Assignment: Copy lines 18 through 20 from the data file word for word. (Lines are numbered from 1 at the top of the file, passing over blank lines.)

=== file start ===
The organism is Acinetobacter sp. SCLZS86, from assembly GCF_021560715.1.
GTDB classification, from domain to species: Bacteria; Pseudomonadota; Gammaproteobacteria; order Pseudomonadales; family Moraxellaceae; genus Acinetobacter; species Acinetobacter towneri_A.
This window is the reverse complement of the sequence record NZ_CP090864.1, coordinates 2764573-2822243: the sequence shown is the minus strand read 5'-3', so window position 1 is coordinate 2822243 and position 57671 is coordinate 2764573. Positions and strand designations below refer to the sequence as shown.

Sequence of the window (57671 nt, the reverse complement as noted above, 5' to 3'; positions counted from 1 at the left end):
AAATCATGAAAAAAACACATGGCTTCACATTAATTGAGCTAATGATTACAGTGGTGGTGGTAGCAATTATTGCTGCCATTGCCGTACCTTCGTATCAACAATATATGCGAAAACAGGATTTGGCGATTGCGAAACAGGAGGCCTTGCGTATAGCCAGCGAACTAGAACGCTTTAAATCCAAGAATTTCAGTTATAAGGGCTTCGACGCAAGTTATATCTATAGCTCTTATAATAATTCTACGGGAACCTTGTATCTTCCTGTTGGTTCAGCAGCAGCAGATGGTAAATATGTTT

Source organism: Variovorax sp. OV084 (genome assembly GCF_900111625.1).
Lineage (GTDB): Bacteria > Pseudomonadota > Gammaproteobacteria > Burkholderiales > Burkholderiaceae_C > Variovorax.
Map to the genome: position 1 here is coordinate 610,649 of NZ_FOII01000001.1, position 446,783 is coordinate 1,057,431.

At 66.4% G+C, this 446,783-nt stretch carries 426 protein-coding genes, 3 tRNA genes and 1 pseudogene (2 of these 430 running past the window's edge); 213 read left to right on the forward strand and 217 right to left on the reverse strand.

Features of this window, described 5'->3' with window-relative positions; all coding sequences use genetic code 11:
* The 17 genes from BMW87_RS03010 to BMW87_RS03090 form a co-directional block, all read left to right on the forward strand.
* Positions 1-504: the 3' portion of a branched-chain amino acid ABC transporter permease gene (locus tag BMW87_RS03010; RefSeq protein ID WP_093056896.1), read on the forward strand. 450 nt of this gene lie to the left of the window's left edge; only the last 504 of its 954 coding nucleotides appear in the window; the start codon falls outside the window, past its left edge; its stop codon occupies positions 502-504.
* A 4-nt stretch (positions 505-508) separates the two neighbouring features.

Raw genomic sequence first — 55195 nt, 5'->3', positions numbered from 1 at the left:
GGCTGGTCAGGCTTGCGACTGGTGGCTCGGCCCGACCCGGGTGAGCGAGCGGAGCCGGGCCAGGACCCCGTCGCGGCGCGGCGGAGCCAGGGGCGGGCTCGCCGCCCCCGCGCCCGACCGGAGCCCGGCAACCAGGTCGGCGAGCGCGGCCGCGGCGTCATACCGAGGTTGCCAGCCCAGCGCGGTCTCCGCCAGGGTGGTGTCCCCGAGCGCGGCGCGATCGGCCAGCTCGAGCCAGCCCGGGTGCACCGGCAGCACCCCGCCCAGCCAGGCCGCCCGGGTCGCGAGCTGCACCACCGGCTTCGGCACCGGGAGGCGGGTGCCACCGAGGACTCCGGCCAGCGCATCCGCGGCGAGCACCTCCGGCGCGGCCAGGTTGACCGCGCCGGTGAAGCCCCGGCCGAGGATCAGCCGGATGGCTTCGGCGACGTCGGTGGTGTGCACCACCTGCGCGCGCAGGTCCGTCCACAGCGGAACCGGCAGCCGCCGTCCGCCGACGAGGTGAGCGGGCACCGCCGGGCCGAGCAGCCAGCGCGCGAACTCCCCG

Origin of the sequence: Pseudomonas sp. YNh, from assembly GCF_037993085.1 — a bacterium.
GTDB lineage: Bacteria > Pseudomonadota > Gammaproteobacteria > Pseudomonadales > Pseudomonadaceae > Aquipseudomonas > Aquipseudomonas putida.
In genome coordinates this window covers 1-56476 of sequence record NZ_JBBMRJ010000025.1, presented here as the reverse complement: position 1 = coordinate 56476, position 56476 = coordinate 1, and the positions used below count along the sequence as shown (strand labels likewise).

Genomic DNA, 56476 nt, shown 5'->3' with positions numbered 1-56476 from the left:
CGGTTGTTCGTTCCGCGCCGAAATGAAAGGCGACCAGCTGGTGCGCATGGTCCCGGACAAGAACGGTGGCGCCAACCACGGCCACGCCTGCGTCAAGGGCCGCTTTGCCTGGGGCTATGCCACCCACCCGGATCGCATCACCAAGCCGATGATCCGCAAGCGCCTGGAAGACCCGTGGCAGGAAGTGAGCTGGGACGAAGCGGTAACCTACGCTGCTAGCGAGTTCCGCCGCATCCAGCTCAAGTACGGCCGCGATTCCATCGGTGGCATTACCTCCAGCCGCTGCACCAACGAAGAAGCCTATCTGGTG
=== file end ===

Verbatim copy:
In genome coordinates this window covers 1-56476 of sequence record NZ_JBBMRJ010000025.1, presented here as the reverse complement: position 1 = coordinate 56476, position 56476 = coordinate 1, and the positions used below count along the sequence as shown (strand labels likewise).

Genomic DNA, 56476 nt, shown 5'->3' with positions numbered 1-56476 from the left:
CGGTTGTTCGTTCCGCGCCGAAATGAAAGGCGACCAGCTGGTGCGCATGGTCCCGGACAAGAACGGTGGCGCCAACCACGGCCACGCCTGCGTCAAGGGCCGCTTTGCCTGGGGCTATGCCACCCACCCGGATCGCATCACCAAGCCGATGATCCGCAAGCGCCTGGAAGACCCGTGGCAGGAAGTGAGCTGGGACGAAGCGGTAACCTACGCTGCTAGCGAGTTCCGCCGCATCCAGCTCAAGTACGGCCGCGATTCCATCGGTGGCATTACCTCCAGCCGCTGCACCAACGAAGAAGCCTATCTGGTG